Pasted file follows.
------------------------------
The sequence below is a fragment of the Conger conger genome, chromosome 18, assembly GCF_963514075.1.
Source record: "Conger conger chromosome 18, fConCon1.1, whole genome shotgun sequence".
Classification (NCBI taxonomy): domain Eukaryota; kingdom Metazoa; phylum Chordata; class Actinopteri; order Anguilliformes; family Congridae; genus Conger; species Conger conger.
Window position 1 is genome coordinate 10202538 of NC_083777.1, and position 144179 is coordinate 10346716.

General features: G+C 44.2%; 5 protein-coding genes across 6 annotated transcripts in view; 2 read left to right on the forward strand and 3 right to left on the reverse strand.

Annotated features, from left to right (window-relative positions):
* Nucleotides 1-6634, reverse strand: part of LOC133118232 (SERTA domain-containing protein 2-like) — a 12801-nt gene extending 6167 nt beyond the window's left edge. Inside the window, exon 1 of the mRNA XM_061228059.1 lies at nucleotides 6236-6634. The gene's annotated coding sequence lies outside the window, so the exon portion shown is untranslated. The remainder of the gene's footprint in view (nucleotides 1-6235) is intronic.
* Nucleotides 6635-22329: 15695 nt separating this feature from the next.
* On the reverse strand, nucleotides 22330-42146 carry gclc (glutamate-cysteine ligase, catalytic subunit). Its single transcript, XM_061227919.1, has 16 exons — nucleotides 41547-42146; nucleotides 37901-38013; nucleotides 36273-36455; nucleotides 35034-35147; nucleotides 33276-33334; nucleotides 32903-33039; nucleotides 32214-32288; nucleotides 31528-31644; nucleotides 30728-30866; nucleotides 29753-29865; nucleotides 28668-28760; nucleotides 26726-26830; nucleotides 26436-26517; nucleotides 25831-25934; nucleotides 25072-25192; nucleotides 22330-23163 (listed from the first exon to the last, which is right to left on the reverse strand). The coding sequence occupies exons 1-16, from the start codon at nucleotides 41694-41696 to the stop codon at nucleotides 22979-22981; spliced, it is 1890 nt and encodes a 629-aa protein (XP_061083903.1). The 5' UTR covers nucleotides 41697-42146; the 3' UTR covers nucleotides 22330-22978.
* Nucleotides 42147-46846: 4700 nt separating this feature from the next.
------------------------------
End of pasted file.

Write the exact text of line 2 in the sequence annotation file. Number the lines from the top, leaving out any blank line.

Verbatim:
Source record: "Conger conger chromosome 18, fConCon1.1, whole genome shotgun sequence".